Image: Remington, Frederic, "A Cracker Cowboy."
Publication by Harper & Brothers, 1895
Frederic Remington And Florida’s Cracker Cowboys
Cowboys & Indians Magazine
By Dana Joseph
When Frederic Remington first encountered Florida’s “cracker” cowboys while on assignment for Harper’s magazine in 1895, he couldn’t have imagined them as future guardians of some of the state’s most important resources. In fact, he didn’t quite know what to make of them at all.
With his artist’s eye, Remington immediately observed that unlike Western cowboys — with their horned saddles, ropes, and lariats used to work longhorns in a landscape of grassy plains and brush — these Florida “cow hunters” rode “[hornless] McClellan saddles, with saddle-bags, and guns tied on before. The only things they did which were conventional were to tie their ponies up by the head in brutal disregard, and then get drunk in about fifteen minutes.” From what Remington could see, “while some of the tail feathers were the same, [the Florida cowboys] would easily classify as new birds.”
“Visiting the lawless gunslinging town of Arcadia in 1895 didn’t exactly present Remington with a complete picture of ‘cracker’ culture. For each drunken ranger he met, there were dozens of noble and sober pioneers quietly persevering with their families throughout the frontier.”
“When Remington arrived in Florida, his romanticized view of the Old West must have been jostled by the rawness he confronted in the Old South. Even though ranching reached Florida years before it reached the West, visiting Arcadia in 1895 would have been like visiting Lincoln County, Nevada, two decades before, predating the civility Remington himself had experienced.”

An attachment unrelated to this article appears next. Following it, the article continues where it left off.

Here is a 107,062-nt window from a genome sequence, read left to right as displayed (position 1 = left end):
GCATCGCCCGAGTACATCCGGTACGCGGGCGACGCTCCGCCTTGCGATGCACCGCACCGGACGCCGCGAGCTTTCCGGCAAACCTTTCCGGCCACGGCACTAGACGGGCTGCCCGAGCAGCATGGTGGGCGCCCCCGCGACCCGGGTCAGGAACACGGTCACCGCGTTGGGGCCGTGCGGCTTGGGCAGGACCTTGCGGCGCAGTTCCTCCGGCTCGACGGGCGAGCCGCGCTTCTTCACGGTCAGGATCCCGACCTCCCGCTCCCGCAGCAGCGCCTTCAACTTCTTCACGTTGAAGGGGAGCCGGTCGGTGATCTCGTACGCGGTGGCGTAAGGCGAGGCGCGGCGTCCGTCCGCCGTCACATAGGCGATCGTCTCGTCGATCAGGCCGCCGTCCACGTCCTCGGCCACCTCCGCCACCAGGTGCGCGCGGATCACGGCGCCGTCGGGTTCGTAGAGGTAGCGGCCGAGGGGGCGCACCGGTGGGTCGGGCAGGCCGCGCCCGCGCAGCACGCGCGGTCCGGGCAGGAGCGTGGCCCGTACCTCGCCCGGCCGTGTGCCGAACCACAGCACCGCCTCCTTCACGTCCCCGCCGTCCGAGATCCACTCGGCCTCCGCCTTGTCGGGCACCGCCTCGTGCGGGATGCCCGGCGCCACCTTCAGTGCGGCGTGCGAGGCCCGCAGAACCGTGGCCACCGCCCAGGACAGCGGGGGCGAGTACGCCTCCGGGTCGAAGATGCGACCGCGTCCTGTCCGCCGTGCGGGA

Read the full article here
This article confirms a few stories I had heard about Remington’s visit. The way I heard it, and tell it often, the artist came looking for cowboys, like the ones he knew in the west, only to be disappointed in the “quality” of men he encountered here in Florida. Remington cut his trip short and wrote his sister that; "there are no cowboys here, only criminals and scoundrels."
I tell that story along with others with the same theme whenever someone new to Florida is shocked by the level of corruption and depravity found here. Yes Florida has always attracted the lost and desperate, those looking for a second chance or an easy buck. From the Spanish looking for the fountain of youth to the blue hair retirees looking for a warm paradise to live out their last years, most come to start over. And with them come the con-artists and criminals ready to feed off the naive and unaccustomed. "And its always been this way", I always exclaim with pride. GL